In May, Bethesda and MachineGames released a new standalone game set in the Wolfenstein universe dubbed Wolfenstein: The Old Blood. With a month of play under our belts, we want to take a look at five things we think buyers need to know about Wolfenstein: The Old Blood.
A year ago, Bethesda and MachineGames released one of the surprise hits of the year in Wolfenstein: The New Order. The game, a first-person shooter set in an alternate universe where Nazi Germany defeated the Allied forces, follows the game’s well known protagonist, Captain William “B.J.” Blazkowicz on his journey to bring down the Nazi war machine.
The game received rave reviews for its plot, cast of characters, and its mixture of stealth and intense combat. So, it was only natural for the companies behind the IP to release a followup to one of 2014’s best games. While some companies opt to release tons of DLC (Downloadable Content) in the months after a games release, MachineGames and Bethesda opted to take a different approach.
Instead of releasing tons of DLC, the companies developed another standalone game that puts players back into the shoes of Blazkowicz. The game is called Wolfenstein: The Old Blood. And while it borrows many of the mechanics found in The New Order, it spices things up with a new setting (Castle Wolfenstein), new weapons, and a new cast of characters. And yes, there are still are loads of Nazis to kill including Zombie Nazis.
Today we want to take a look at Wolfenstein Old Blood and tell you all you need to know ahead of a potential purchase. This roundup includes key details about the game, our own impressions and some deals that you should keep in mind as you make your decision.
PC, Xbox One & PS4 Only
The first thing that we need to make clear is that Wolfenstein: The Old Blood is only available for the Xbox One, PlayStation 4, and PC.
Those of you who already own New Order on the PlayStation 3 or Xbox 360 are out of luck and you’ll need to pick up a capable PC or a current-gen console to play the new title. MachineGames and Bethesda have no plans to release the game for last-gen consoles.
Wolfenstein: Old Blood is a Prologue
The second piece of information you need to know is that Wolfenstein Old Blood is a prologue that leads into the events of Wolfenstein New Order.
While New Order is set in 1960 after the war, Old Blood follows Blazkowicz during an alternate version of 1946. Without giving away the plot, the game takes him to Castle Wolfenstein and to the German village of Paderborn, neither of which appear in New Order.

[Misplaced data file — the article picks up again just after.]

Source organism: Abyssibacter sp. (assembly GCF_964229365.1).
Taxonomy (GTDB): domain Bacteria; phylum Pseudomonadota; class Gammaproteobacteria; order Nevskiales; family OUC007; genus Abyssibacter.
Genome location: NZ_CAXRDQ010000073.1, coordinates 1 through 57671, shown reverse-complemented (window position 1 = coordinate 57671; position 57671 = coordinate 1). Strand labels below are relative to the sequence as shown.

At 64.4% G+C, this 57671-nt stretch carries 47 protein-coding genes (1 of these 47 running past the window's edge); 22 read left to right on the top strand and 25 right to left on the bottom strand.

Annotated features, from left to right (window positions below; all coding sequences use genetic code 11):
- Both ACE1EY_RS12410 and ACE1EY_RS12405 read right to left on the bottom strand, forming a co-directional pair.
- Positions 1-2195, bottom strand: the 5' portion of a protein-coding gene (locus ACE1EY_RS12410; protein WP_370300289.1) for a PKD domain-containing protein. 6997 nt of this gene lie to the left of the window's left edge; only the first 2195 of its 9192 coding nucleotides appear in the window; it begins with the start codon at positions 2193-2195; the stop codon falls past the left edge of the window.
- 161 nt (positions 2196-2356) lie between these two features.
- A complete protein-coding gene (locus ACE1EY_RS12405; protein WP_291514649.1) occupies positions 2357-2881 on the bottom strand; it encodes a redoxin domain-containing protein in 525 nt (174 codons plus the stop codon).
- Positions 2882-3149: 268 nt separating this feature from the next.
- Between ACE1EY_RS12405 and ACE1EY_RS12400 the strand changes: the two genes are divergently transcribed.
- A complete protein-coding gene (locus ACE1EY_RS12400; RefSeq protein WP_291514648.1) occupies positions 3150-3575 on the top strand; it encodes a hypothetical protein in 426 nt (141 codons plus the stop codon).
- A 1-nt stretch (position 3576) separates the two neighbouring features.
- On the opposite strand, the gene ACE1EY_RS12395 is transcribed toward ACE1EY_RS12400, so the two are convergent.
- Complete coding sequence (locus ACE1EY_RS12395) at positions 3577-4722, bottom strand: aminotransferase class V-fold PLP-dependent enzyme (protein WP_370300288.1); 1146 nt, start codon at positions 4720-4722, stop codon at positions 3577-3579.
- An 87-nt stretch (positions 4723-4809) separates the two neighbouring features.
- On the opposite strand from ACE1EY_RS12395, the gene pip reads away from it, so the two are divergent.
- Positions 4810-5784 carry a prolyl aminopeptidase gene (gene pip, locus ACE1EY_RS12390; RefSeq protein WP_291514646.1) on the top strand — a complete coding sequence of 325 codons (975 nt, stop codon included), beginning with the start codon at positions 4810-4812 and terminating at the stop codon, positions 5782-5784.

You Don’t Need Wolfenstein New Order to Play Old Blood
While Wolfenstein Old Blood is DLC, it’s a standalone game. What this means is that you don’t need to have purchased New Order in order to play it.
Don’t waste you time going down to GameStop or another physical retail location to buy this game. Bethesda and MachineGames opted to make this a digital game which means that you won’t be able to find physical copies of the game anywhere.
This is something to keep in mind if you’re tight on hard drive space, if you enjoy lending your games out to friends or family or if you typically resell your games after completing them.
Is Wolfenstein: Old Blood Worth $20?
We’ve played both games and beaten both games. And one of the questions we continue to get from friends, family and readers is about it’s price tag.
Instead of charging full price for the standalone game, Bethesda and MachineGames are charging $20. That’s cheaper than the New Order and cheaper than a lot of games from 2015. But is the game worth $20?
If you played The New Order and you liked the game, it’s absolutely worth $20. The gameplay is very similar but it adds a few new wrinkles, the pipe weapon for instance, that make it a satisfying addition to the Wolfenstein family. And if you were as invested into the plot of the first game as we were, you’re really going to enjoy the story and the characters that you meet. Even the villains.
We played the game through on normal difficulty. We didn’t acquire every single collectible but we did manage to find a ton. And after it was all said and done, we played the game for about 10 hours. Those who like playing on harder difficulties and finding all of the collectibles will certainly take longer.
If you’ve never played Wolfenstein: The New Order, you have a much harder decision to make. We’ve played both and both are recommended if you enjoy first-person shooters, alternate history, a mix of insanely fast combat and stealth, and well, killing Nazis. Here are your options if you’re set on buying:
Option 1: You spend $20 on Old Blood. This will cost you the least amount of money and it will get you acclimated to the game’s mechanics and plot. It will also set you up perfectly if you do decide to play New Order. Remember, Old Blood is the prologue to last year’s title. If you wind up hating Old Blood, you’re out $20 and you skip New Order.
Option 2: You spend $35 or so on New Order. You’ll skip ahead in the game’s timeline but that’s not a big deal at all. For $15 more, you get a lengthier game, a larger cast of characters, a thicker plot, and a whole lot more to do. Remember, this game was $60 when it first came out in 2014. If you hate the game, you’re out $35 but you might be able to make some cash back selling it.
Option 3: You buy the bundle that contains both games. Steam has it available for $45 so it’s really not much more than New Order.
So, it’s really just a matter of how much you’re willing to invest, if you even want to invest at all at this point. We absolutely loved both games but you’ll definitely want to gather as much feedback as you can before coming to a decision.
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